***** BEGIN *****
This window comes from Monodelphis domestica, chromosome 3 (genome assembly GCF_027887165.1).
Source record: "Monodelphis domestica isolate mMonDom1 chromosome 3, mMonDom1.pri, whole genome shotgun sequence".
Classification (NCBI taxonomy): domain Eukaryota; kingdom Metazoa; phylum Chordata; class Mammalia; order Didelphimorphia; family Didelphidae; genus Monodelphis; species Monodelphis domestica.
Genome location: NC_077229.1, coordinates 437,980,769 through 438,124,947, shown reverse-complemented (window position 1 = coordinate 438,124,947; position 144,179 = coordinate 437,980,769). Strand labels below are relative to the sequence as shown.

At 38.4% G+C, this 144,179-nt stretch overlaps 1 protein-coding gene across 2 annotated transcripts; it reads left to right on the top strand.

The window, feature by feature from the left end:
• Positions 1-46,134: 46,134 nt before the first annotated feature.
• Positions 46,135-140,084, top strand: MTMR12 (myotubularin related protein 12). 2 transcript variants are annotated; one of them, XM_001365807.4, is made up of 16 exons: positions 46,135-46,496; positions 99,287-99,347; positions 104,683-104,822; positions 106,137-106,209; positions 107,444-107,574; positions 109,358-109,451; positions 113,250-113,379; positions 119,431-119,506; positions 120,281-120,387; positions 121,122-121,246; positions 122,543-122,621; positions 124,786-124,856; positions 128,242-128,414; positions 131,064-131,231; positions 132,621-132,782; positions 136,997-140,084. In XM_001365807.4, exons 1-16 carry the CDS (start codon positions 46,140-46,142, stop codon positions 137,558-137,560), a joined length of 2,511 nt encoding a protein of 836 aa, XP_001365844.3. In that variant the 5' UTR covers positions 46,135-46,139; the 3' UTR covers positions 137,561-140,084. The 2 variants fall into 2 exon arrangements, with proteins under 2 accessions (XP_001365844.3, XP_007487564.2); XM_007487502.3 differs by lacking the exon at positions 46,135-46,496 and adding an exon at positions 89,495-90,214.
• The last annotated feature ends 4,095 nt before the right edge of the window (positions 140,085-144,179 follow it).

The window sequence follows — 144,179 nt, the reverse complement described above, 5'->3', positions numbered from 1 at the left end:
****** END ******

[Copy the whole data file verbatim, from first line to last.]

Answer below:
This window comes from Monodelphis domestica, chromosome 3 (genome assembly GCF_027887165.1).
Source record: "Monodelphis domestica isolate mMonDom1 chromosome 3, mMonDom1.pri, whole genome shotgun sequence".
Classification (NCBI taxonomy): domain Eukaryota; kingdom Metazoa; phylum Chordata; class Mammalia; order Didelphimorphia; family Didelphidae; genus Monodelphis; species Monodelphis domestica.
Genome location: NC_077229.1, coordinates 437,980,769 through 438,124,947, shown reverse-complemented (window position 1 = coordinate 438,124,947; position 144,179 = coordinate 437,980,769). Strand labels below are relative to the sequence as shown.

At 38.4% G+C, this 144,179-nt stretch overlaps 1 protein-coding gene across 2 annotated transcripts; it reads left to right on the top strand.

The window, feature by feature from the left end:
• Positions 1-46,134: 46,134 nt before the first annotated feature.
• Positions 46,135-140,084, top strand: MTMR12 (myotubularin related protein 12). 2 transcript variants are annotated; one of them, XM_001365807.4, is made up of 16 exons: positions 46,135-46,496; positions 99,287-99,347; positions 104,683-104,822; positions 106,137-106,209; positions 107,444-107,574; positions 109,358-109,451; positions 113,250-113,379; positions 119,431-119,506; positions 120,281-120,387; positions 121,122-121,246; positions 122,543-122,621; positions 124,786-124,856; positions 128,242-128,414; positions 131,064-131,231; positions 132,621-132,782; positions 136,997-140,084. In XM_001365807.4, exons 1-16 carry the CDS (start codon positions 46,140-46,142, stop codon positions 137,558-137,560), a joined length of 2,511 nt encoding a protein of 836 aa, XP_001365844.3. In that variant the 5' UTR covers positions 46,135-46,139; the 3' UTR covers positions 137,561-140,084. The 2 variants fall into 2 exon arrangements, with proteins under 2 accessions (XP_001365844.3, XP_007487564.2); XM_007487502.3 differs by lacking the exon at positions 46,135-46,496 and adding an exon at positions 89,495-90,214.
• The last annotated feature ends 4,095 nt before the right edge of the window (positions 140,085-144,179 follow it).

The window sequence follows — 144,179 nt, the reverse complement described above, 5'->3', positions numbered from 1 at the left end: